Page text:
Santa Clara County: Otto Lee Appears to Win D3 Supes Race

Former Sunnyvale Mayor Otto Lee is likely heading to the Santa Clara County Board of Supervisors following a nine-year hiatus from public service.

Lee, who faced off against Assemblymember Kansen Chu for the District 3 supervisor seat, is in the lead with 60 percent of the vote as of Thursday morning.

The two candidates sought to replace Supervisor Dave Cortese, who termed out of office and is now moving to the state Senate.

“It has been a two-year process, or maybe 12 years,” Lee said.

The supervisor-elect started his campaign in January 2019, but ran for the same position in 2008, losing to Cortese. He said it was the relationships he built over those 12 years that helped ensure the votes.

He will now be representing District 3, which encompasses North San Jose, Milpitas, Sunnyvale and some unincorporated areas of the county.

“I wanted to be a county supervisor because it’s the job that can really make a change in people’s lives so directly, there isn’t anything parallel to it,” Lee said.

Chu echoed similar sentiments and said that is why he chose to run for a position in local politics after serving on the state level.

But for Chu, this race may mark an end to his 18-year political career.

“I haven’t really decided yet, maybe I will come back in four years,” Chu said. “I really felt like I was running 100 miles per hour and now all of a sudden I hit a big wall.”

The 68-year old assemblymember has name recognition after serving on the Berryessa Union School District and San Jose City Council, but noted that he was at a disadvantage because he was working full-time and did not have the money to keep up with Lee.

“The county allows rich people to put in as money as they want in a campaign, but I think we need to prove that this money is not channeled through a third party,” Chu said. “We need clean money campaign rules.”

Chu held a three percent lead in the competitive March primaries despite the now-dissolved Silicon Valley Organization PAC funneling thousands of dollars of ads against the assemblymember.

In October, Chu asked Lee to release his income taxes after Lee loaned his campaign $460,000.

The personal addition allowed Lee to outspend Chu by $400,000. As of Oct. 17, Chu raised $249,098 for his campaign and spent $296,438. Lee raised $663,100 and spent $710,110.

Chu said the personal loan didn’t make it a fair fight, but Lee disagreed.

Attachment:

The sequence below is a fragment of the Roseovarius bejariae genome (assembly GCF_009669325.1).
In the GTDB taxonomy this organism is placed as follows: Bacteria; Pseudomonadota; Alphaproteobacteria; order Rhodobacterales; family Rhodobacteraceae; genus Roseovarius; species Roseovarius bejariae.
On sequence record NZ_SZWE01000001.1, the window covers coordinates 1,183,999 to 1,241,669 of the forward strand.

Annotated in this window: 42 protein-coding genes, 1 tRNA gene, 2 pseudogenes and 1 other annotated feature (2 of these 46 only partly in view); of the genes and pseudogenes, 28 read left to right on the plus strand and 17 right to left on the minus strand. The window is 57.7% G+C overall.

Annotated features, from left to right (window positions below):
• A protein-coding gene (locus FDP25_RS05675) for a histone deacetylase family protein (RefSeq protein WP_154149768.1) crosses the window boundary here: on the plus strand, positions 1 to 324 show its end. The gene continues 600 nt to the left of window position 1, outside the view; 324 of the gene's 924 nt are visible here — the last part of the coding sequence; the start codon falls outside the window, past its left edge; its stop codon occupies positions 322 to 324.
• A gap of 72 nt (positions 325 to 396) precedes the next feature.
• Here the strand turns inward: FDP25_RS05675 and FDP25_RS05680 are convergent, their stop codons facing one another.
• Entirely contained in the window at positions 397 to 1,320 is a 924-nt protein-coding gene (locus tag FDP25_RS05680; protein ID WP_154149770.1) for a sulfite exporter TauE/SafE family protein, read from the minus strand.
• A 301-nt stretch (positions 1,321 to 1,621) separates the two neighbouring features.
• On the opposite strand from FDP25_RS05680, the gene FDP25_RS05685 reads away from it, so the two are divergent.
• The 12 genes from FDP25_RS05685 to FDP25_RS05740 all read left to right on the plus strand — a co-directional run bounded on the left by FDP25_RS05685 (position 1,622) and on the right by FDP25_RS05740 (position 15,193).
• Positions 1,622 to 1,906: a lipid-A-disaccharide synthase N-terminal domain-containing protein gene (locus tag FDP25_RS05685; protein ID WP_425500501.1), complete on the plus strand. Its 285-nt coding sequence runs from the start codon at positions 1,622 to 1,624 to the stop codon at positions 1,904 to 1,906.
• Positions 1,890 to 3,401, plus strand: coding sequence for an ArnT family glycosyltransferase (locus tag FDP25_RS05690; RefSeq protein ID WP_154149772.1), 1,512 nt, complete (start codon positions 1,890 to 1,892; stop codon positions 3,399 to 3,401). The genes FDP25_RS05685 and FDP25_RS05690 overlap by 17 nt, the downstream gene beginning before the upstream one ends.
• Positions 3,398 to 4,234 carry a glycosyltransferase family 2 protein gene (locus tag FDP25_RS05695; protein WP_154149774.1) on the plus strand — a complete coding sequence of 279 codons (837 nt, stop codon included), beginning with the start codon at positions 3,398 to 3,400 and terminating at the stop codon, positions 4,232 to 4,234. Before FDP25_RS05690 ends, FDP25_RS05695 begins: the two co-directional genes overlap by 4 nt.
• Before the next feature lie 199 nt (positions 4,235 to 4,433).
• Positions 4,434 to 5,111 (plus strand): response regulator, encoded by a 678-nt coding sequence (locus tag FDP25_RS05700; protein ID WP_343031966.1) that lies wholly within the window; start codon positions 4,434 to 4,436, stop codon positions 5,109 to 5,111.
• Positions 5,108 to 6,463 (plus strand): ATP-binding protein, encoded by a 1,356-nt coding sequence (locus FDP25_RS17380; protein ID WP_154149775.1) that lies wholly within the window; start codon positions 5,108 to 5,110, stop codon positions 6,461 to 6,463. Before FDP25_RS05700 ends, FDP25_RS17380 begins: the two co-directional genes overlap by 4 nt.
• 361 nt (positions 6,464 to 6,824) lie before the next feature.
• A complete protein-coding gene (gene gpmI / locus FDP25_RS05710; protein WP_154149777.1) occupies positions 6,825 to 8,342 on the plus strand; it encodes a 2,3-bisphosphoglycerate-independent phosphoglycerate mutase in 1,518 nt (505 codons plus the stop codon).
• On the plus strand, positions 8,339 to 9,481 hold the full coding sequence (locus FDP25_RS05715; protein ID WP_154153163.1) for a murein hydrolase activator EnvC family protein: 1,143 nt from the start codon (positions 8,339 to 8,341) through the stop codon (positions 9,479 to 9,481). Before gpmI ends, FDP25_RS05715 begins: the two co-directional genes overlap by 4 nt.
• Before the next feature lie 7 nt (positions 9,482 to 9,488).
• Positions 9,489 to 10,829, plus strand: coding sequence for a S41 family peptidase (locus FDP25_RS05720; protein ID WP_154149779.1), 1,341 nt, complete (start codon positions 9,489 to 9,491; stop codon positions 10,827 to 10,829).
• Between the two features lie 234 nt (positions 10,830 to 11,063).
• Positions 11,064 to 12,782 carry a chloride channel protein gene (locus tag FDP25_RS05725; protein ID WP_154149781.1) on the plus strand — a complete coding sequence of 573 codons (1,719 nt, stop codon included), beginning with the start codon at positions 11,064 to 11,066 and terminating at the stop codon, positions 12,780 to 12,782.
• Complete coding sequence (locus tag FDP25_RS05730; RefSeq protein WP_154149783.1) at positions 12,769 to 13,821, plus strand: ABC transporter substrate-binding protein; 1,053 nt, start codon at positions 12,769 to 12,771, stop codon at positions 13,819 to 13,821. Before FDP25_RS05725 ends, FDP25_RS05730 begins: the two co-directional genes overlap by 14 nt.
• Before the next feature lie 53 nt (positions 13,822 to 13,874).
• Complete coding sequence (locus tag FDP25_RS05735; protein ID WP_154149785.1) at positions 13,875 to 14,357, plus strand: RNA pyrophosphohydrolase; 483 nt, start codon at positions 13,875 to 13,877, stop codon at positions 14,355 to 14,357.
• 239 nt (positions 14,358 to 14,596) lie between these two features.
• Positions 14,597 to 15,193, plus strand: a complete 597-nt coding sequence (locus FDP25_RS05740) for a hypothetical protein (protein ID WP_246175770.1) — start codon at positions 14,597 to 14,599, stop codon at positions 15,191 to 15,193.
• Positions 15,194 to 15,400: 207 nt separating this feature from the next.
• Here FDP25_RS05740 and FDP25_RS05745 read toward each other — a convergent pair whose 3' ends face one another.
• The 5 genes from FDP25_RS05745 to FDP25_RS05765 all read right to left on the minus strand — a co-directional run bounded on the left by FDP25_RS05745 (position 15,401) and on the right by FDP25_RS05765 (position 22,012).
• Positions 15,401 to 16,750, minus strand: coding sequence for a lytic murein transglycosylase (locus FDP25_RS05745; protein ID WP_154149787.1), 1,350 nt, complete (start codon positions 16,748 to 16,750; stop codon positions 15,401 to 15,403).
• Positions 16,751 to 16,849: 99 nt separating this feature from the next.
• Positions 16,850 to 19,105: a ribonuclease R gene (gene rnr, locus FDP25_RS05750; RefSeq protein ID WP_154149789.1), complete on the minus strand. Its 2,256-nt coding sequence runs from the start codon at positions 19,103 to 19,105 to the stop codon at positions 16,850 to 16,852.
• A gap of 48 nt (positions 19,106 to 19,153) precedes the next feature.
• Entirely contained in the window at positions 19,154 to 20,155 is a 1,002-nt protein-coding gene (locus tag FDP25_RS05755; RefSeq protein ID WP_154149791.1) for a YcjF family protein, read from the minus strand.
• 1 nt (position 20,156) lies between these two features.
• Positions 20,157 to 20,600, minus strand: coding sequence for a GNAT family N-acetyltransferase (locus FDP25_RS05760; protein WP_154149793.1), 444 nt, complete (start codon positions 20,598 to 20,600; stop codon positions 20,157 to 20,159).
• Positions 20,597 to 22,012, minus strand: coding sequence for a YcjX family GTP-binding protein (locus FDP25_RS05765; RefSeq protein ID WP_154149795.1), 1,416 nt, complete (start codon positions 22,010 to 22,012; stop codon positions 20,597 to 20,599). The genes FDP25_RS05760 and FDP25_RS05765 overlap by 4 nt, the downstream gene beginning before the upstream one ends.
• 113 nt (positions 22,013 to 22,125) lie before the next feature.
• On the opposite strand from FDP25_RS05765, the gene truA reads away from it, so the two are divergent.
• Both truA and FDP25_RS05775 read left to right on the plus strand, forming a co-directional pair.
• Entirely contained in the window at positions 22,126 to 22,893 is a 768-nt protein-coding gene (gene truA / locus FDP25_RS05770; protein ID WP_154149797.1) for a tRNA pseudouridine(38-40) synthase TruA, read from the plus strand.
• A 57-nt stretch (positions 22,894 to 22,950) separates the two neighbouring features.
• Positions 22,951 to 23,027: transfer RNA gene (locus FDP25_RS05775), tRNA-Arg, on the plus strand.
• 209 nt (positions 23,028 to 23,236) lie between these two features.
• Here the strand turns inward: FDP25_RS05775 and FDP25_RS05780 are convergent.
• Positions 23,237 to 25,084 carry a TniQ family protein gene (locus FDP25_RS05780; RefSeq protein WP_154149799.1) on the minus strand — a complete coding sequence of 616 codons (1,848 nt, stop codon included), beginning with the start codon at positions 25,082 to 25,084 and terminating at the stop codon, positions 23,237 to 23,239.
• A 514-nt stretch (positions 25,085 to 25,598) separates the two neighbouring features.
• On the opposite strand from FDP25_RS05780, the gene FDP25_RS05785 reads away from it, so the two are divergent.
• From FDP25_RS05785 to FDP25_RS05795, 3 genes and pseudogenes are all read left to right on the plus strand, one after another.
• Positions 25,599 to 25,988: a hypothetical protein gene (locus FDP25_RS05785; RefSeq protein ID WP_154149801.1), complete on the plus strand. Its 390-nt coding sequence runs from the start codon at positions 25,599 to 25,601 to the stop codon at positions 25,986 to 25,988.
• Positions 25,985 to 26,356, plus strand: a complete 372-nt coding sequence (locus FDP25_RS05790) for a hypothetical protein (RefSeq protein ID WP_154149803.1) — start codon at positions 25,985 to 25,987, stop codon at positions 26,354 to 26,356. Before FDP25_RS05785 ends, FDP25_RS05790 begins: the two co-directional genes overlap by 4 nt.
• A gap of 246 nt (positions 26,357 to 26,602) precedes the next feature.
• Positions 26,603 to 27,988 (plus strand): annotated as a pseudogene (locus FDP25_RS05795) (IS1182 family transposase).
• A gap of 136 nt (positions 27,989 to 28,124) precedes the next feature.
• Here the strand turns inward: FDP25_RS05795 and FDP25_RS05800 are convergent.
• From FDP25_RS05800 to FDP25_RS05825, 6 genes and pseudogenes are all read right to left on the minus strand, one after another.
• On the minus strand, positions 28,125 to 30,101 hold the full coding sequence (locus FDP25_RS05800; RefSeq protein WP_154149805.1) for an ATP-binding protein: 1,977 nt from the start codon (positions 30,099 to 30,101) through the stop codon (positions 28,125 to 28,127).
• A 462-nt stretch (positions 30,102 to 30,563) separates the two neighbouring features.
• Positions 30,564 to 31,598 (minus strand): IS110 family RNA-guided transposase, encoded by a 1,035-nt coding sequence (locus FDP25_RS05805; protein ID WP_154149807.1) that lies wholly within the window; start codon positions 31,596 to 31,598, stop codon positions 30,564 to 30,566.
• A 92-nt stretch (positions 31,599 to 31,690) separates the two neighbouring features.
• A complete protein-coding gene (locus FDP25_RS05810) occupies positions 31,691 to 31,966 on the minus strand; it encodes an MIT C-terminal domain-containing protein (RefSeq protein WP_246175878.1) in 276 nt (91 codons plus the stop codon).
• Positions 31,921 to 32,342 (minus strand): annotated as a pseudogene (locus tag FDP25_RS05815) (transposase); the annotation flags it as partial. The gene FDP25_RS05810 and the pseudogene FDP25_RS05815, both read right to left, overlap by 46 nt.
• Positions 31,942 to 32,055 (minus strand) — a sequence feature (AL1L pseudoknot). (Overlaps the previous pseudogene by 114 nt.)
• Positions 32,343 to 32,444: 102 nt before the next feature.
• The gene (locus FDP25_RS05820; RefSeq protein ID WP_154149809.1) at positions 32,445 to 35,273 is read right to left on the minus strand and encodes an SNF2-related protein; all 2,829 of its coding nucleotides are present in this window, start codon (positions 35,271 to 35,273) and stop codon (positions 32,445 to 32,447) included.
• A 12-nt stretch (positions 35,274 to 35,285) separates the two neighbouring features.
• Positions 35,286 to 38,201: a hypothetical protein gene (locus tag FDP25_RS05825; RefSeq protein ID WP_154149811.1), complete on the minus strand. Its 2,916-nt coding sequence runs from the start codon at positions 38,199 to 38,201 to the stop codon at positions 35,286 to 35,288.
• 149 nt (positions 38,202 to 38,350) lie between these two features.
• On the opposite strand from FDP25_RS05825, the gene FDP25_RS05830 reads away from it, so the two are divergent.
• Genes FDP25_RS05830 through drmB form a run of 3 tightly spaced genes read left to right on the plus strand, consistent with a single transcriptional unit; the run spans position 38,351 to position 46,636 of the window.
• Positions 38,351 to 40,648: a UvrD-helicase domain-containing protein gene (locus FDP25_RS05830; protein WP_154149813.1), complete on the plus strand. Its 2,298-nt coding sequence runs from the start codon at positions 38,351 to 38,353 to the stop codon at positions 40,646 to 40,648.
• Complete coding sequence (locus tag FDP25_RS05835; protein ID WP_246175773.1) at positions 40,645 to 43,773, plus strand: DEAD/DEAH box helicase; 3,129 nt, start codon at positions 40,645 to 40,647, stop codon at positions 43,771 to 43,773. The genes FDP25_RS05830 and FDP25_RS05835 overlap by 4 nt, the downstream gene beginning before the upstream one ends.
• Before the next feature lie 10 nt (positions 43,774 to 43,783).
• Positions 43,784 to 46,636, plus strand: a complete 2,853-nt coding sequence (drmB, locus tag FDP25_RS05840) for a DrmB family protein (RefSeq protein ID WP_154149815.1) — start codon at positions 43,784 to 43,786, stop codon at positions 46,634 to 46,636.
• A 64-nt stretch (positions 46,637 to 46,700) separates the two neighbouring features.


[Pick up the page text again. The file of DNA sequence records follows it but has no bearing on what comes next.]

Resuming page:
“In order to communicate with the voters, the mail is easily $60,000 to $70,000 a piece so really it’s the amount of money needed to get the word out,” Lee said. “But the county should have publicly funded campaigns so that anyone can run.”

However, Chu was also under the radar for his campaign finances. A few months prior, he was also accused by former Assemblymember Paul Fong of using his assemblymember campaign bank account to get around campaign contribution limits, leading to an investigation by the California Fair Political Practices Commission.

Chu denied the allegations and said he had nothing to hide.

For Lee, his main priorities are making residents whole after Covid-19 economic impacts on jobs and small businesses, addressing homelessness and building more transitional housing and housing affordability.

As Sunnyvale’s mayor, Lee championed more environmental practices and pushed for a single-use bag ban in stores and for more green guidelines for developers.

Lee, who calls himself the “unity candidate” was endorsed by U.S. Rep. Anna Eshoo, Santa Clara County Supervisor Susan Ellenberg, the South Bay Labor Council, housing advocates South Bay YIMBY, Bay Area Municipal Elections Committee, Santa Clara County Association of Realtors, Santa Clara County Democratic Party and the Silicon Valley Organization.

Chu was endorsed by U.S. Sen. Bernie Sanders (I-Vermont), U.S. Rep. Ro Khanna (D-Fremont), San Jose council members Raul Peralez, Maya Esparza, Sylvia Arenas and Magdalena Carrasco, the South Bay Labor Council, Santa Clara County Firefighters IAFF Local 1165, United Farm Workers and the San Jose Police Officers Association.

There are still 38 percent of ballots that need to be counted but it seems unlikely that Chu can catch up.

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